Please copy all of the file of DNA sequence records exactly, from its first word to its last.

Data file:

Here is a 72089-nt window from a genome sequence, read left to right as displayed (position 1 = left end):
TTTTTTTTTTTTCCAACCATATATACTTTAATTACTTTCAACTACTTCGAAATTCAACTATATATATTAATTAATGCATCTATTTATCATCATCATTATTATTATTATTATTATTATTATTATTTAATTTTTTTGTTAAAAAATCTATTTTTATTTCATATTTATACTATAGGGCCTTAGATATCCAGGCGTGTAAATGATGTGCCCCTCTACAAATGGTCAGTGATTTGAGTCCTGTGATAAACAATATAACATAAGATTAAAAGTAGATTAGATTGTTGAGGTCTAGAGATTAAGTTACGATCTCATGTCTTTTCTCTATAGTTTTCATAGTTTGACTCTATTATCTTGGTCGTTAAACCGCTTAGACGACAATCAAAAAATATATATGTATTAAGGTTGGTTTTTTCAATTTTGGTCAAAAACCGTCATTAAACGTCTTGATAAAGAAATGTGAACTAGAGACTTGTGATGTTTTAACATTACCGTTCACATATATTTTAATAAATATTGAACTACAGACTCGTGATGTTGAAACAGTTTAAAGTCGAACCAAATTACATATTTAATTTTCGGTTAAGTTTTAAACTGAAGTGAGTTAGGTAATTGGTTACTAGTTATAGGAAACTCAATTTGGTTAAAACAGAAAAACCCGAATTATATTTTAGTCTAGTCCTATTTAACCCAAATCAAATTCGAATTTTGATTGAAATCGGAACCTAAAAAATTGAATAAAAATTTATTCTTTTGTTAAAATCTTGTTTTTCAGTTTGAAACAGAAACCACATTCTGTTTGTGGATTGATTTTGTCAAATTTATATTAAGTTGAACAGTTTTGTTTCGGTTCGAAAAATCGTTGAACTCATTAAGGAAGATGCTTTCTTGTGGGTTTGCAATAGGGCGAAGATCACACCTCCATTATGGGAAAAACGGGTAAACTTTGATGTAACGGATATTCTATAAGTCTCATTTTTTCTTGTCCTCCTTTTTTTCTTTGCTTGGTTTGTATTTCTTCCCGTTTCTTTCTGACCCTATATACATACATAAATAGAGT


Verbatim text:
Here is a 72089-nt window from a genome sequence, read left to right as displayed (position 1 = left end):
TTTTTTTTTTTTCCAACCATATATACTTTAATTACTTTCAACTACTTCGAAATTCAACTATATATATTAATTAATGCATCTATTTATCATCATCATTATTATTATTATTATTATTATTATTATTTAATTTTTTTGTTAAAAAATCTATTTTTATTTCATATTTATACTATAGGGCCTTAGATATCCAGGCGTGTAAATGATGTGCCCCTCTACAAATGGTCAGTGATTTGAGTCCTGTGATAAACAATATAACATAAGATTAAAAGTAGATTAGATTGTTGAGGTCTAGAGATTAAGTTACGATCTCATGTCTTTTCTCTATAGTTTTCATAGTTTGACTCTATTATCTTGGTCGTTAAACCGCTTAGACGACAATCAAAAAATATATATGTATTAAGGTTGGTTTTTTCAATTTTGGTCAAAAACCGTCATTAAACGTCTTGATAAAGAAATGTGAACTAGAGACTTGTGATGTTTTAACATTACCGTTCACATATATTTTAATAAATATTGAACTACAGACTCGTGATGTTGAAACAGTTTAAAGTCGAACCAAATTACATATTTAATTTTCGGTTAAGTTTTAAACTGAAGTGAGTTAGGTAATTGGTTACTAGTTATAGGAAACTCAATTTGGTTAAAACAGAAAAACCCGAATTATATTTTAGTCTAGTCCTATTTAACCCAAATCAAATTCGAATTTTGATTGAAATCGGAACCTAAAAAATTGAATAAAAATTTATTCTTTTGTTAAAATCTTGTTTTTCAGTTTGAAACAGAAACCACATTCTGTTTGTGGATTGATTTTGTCAAATTTATATTAAGTTGAACAGTTTTGTTTCGGTTCGAAAAATCGTTGAACTCATTAAGGAAGATGCTTTCTTGTGGGTTTGCAATAGGGCGAAGATCACACCTCCATTATGGGAAAAACGGGTAAACTTTGATGTAACGGATATTCTATAAGTCTCATTTTTTCTTGTCCTCCTTTTTTTCTTTGCTTGGTTTGTATTTCTTCCCGTTTCTTTCTGACCCTATATACATACATAAATAGAGT